November 20, 2012
The U.S. Preventive Services Task Force, an independent group that operates under the sponsorship of the U.S. Department of Health and Human Services to advise the U.S. government and physicians on the medical evidence for preventive health measures, has recommended HIV tests for everyone aged 15 to 64. The guidelines also recommend that doctors offer HIV testing to people under 15 or over 64 if they are at high risk for contracting HIV and that they offer HIV testing to all pregnant women. On November 19, the task force posted its recommended guidelines to its website for a four-week period of public comment. The task force conducted two reviews of the science done by independent groups of scientists: one focused on pregnant women and one focused on HIV screening for the population at large. Annals of Internal Medicine published the two reviews on November 19.
The recommendations would apply to all but very-low-risk populations. In their 2005 guidelines, the task force suggested routine HIV screening only for adolescents and adults at increased risk. Since then, however, studies have been published that offer sound evidence that HIV-infected individuals, as well as their intimate partners and the public, are better served by near-universal screening.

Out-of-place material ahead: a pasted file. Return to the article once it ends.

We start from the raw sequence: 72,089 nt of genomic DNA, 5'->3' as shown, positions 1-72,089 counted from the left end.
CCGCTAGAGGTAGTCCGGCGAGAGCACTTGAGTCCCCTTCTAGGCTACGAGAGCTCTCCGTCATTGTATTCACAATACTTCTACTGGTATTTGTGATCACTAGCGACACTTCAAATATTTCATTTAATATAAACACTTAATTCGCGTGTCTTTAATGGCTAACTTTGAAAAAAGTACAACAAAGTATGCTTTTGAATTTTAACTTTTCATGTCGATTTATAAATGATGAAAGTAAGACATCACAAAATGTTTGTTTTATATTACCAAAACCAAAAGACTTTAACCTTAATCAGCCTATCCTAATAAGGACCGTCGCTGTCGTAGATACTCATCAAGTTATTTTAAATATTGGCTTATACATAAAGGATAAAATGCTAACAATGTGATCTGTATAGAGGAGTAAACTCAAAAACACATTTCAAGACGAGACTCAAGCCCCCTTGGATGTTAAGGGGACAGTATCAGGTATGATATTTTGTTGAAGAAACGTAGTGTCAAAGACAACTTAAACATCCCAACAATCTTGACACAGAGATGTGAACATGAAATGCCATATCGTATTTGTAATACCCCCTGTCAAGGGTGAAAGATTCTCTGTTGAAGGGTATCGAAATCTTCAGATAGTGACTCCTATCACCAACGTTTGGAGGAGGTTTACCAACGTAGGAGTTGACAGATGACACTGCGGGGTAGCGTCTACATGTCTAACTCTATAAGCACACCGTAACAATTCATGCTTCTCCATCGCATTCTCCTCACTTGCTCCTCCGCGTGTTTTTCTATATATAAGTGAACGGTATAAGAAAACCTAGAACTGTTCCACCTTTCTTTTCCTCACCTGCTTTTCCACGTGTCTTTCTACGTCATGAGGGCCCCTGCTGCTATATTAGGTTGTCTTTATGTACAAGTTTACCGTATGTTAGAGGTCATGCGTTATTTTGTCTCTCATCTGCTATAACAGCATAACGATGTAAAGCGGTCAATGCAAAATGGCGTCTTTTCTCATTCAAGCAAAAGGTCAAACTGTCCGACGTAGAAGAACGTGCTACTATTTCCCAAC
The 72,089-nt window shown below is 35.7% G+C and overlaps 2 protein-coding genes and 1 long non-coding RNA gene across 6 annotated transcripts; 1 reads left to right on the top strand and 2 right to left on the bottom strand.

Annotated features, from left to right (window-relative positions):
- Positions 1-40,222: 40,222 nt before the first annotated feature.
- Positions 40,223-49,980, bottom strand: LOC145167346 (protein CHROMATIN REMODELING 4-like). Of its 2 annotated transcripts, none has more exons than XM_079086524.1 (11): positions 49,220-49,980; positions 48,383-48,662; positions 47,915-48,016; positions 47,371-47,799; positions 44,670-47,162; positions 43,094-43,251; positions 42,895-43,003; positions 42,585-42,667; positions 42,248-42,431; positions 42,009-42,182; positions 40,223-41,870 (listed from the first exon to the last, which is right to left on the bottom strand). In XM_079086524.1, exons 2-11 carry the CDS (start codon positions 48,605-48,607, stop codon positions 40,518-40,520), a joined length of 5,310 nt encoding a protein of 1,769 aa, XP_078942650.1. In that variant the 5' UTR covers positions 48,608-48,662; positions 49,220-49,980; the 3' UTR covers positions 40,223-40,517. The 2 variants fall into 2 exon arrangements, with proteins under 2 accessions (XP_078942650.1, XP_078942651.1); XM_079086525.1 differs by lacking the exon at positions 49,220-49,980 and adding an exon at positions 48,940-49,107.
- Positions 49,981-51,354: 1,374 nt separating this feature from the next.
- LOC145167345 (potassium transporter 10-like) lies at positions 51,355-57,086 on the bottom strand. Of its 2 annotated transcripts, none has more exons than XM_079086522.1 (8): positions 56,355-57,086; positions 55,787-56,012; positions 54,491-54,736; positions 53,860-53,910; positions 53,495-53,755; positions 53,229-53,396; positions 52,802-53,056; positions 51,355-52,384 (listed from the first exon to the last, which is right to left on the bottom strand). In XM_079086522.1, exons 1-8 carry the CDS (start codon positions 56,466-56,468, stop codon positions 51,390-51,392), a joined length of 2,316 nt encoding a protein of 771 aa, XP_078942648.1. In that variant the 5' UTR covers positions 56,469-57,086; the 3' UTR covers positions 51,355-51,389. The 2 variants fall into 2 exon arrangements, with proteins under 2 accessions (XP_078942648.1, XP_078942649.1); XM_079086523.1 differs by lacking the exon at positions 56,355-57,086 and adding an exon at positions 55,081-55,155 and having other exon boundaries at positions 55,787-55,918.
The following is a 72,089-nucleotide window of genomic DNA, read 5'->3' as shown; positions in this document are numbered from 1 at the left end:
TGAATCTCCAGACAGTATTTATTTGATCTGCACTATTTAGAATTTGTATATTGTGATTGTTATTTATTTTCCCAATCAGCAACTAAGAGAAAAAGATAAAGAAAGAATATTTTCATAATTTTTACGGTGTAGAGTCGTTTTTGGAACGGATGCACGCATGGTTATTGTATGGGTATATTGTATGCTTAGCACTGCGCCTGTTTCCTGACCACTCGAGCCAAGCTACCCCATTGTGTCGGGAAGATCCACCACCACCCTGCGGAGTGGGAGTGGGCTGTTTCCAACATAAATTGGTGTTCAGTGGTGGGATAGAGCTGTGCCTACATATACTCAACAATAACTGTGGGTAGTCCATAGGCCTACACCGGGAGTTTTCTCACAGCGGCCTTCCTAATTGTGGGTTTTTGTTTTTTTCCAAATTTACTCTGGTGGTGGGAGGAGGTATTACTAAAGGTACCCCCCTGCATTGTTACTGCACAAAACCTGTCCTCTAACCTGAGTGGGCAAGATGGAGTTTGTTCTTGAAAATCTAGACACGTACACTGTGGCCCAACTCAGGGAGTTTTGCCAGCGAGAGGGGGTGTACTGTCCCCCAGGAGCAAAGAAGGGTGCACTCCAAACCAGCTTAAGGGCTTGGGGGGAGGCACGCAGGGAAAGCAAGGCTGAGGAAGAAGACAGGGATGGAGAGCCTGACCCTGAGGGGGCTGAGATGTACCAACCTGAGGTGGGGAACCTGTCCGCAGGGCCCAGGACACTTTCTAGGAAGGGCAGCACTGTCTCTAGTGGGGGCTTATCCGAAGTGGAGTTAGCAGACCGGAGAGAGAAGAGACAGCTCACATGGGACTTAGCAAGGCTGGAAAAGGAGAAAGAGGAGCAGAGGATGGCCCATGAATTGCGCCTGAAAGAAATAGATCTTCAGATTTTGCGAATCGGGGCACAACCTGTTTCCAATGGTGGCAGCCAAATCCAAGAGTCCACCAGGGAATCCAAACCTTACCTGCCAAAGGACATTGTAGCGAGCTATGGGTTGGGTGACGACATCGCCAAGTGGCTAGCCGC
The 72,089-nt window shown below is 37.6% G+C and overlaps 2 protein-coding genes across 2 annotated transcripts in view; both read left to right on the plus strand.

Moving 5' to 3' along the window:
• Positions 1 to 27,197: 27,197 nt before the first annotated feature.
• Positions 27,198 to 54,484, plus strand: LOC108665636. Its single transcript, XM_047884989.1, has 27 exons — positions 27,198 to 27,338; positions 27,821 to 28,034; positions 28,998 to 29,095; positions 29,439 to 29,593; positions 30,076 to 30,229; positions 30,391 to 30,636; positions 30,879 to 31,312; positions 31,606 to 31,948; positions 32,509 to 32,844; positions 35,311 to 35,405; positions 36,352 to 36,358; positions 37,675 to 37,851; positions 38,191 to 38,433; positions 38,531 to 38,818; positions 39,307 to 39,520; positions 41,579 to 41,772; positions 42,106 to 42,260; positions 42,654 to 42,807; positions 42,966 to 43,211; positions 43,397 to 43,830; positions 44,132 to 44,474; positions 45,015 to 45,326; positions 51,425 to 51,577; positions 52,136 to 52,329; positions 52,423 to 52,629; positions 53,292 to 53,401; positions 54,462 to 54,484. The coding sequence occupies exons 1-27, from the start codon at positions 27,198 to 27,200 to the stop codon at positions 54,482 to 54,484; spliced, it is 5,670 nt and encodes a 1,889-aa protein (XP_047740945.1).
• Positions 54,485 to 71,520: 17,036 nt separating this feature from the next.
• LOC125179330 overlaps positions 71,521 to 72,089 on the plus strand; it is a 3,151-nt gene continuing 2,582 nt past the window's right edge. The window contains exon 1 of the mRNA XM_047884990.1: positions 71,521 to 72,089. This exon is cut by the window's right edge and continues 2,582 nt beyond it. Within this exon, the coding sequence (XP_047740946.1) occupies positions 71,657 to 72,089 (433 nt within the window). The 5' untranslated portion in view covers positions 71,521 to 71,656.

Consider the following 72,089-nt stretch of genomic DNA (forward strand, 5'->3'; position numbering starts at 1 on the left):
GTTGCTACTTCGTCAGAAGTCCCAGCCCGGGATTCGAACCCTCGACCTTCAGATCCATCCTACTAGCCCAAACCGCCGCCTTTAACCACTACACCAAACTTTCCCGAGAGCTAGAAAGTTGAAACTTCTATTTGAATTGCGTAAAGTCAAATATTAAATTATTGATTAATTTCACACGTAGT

Dr. Bernard M. Branson, an epidemiologist at the Centers for Disease Control and Prevention (CDC) and a co-writer of the CDC's 2006 guidelines, states that every HIV infection that is prevented saves $367,000 in lifetime medical costs. CDC's guidelines are mainly in agreement with the task force's current ones, differing only in that CDC recommends that testing begin at age 13 instead of 15. Other groups such as the American Congress of Obstetricians and Gynecologists, the American College of Physicians, and the American Academy of Pediatrics also recommend widespread HIV testing, with slight differences. Dr. Jeffrey D. Klausner, a professor of medicine and infectious diseases at UCLA, notes that regardless of the increasing endorsements, surveys show that many doctors are not performing the tests routinely.
The panel listed its recommendations as Grade A, meaning that there is high certainty of substantial benefit. If the panel ultimately adopts those recommendations, Medicare and most private health insurers would be required to pay for the tests.